As Michael Gorra drove away from the scene of the accident, Trooper Chase attempted to follow in his patrol car but lost sight of him. After obtaining an address from their dispatcher, the troopers found Michael Gorra and Richard at Michael Gorra's office, a few blocks from the accident scene. Trooper Hanson arrested Richard and led him out to the patrol car. Michael Gorra followed and advised Richard to remain silent. Trooper Chase then arrested Michael for obstruction of legal process under Minn.Stat. Sec. 609.50 (1984).1 The charges against Michael Gorra were eventually dismissed at the request of the prosecutor, but not upon the ground that probable cause was lacking for the arrest.


Michael Gorra brought an action against Hanson and Chase and the Minnesota State Patrol2 under 42 U.S.C. Sec. 1983, contending that probable cause did not exist for his arrest and that he had therefore been deprived of liberty without due process of law in violation of the fourteenth amendment. Depositions were taken of Hanson and Chase and of Richard and Michael Gorra. Thereafter, Hanson and Chase moved for summary judgment. The district court denied their motion, finding that it could not decide the applicability of the defense of qualified immunity without further development of the facts.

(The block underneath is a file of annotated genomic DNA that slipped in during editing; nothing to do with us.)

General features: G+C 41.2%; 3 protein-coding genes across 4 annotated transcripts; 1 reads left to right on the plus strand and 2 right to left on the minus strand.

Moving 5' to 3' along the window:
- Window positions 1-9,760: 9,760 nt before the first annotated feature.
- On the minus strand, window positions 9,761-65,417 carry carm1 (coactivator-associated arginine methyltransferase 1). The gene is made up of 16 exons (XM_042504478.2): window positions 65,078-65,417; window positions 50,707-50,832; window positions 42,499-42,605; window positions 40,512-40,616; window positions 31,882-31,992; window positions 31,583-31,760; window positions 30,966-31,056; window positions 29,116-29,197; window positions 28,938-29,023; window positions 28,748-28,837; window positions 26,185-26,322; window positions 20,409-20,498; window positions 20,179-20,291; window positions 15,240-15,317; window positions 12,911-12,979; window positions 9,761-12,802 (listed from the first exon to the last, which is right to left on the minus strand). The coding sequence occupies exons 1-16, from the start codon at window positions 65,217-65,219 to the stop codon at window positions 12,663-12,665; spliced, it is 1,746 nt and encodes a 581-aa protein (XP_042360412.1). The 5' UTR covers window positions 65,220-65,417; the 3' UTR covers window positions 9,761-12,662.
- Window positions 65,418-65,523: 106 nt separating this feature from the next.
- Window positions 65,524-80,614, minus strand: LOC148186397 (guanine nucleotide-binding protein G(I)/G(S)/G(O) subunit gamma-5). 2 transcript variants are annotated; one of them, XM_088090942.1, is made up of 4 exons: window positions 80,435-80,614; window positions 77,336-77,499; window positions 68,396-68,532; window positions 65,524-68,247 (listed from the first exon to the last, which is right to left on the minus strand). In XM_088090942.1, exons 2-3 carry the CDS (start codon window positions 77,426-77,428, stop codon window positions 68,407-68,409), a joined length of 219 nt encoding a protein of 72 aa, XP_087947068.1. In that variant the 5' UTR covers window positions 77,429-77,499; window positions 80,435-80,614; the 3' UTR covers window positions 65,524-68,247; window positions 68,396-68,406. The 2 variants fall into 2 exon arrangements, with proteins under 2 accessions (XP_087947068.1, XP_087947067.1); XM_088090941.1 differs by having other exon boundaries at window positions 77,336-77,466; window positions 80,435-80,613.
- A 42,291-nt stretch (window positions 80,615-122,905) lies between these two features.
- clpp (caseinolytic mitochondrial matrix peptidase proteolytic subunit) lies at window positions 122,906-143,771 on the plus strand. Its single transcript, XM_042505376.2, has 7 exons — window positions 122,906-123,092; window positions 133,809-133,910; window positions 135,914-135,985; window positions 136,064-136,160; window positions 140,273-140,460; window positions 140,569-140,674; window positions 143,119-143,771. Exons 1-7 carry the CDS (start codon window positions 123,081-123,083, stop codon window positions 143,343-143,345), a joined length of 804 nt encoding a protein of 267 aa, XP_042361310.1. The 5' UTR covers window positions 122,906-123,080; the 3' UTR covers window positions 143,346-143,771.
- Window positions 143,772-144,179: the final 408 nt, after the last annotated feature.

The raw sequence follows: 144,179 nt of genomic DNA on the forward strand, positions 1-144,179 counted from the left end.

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A law enforcement officer is shielded by qualified immunity from civil liability if the officer "[did] not violate clearly established statutory or constitutional rights of which a reasonable person would have known." Harlow v. Fitzgerald, 457 U.S. 800, 818, 102 S.Ct. 2727, 2738, 73 L.Ed.2d 396 (1982). See also Anderson v. Creighton, 483 U.S. 635, 107 S.Ct. 3034, 3038, 97 L.Ed.2d 523 (1987). Under the "objective legal reasonableness standard," courts are not to delve into the subjective motivation of the arresting officer. Harlow, 457 U.S. at 815-19, 102 S.Ct. at 2736-39. Cf. Graham v. Connor, --- U.S. ----, 109 S.Ct. 1865, 1872, 104 L.Ed.2d 443 (1989).


In reviewing an allegation that probable cause was lacking to make a warrantless arrest, the court should


"consider whether the totality of facts based on reasonably trustworthy information would justify a prudent person in believing the individual arrested had committed ... an offense. Probable cause is to be assessed in terms of the circumstances confronting a reasonably cautious police officer at the time of the arrest, and the arresting officer is entitled to consider the circumstances, including arguably innocent conduct, in light of his training and experience. '[T]he probability, and not a prima facie showing, of criminal activity is the standard of probable cause.' "


Myers v. Morris, 810 F.2d 1437, 1455 (8th Cir.) cert. denied, 484 U.S. 828, 108 S.Ct. 97, 98 L.Ed.2d 58 (1987) (quoting Hannah v. City of Overland, 795 F.2d 1385, 1389 (8th Cir.1986) (citations omitted)). In determining whether the defense of immunity exists, the issue is "not probable cause in fact but 'arguable' probable cause." Id. (quoting Floyd v. Farrell, 765 F.2d 1, 5 (1st Cir.1985)). Qualified immunity protects law enforcement officers in cases in which they "reasonably but mistakenly conclude that probable cause is present * * *." Anderson, 107 S.Ct. at 3039. Actual probable cause, therefore, is not necessary for an arrest to be objectively reasonable. Under this standard, all public officials are protected except the "plainly incompetent" and those who are deemed to have "knowingly violate[d] the law." Malley v. Briggs, 475 U.S. 335, 341, 106 S.Ct. 1092, 1096, 89 L.Ed.2d 271 (1986).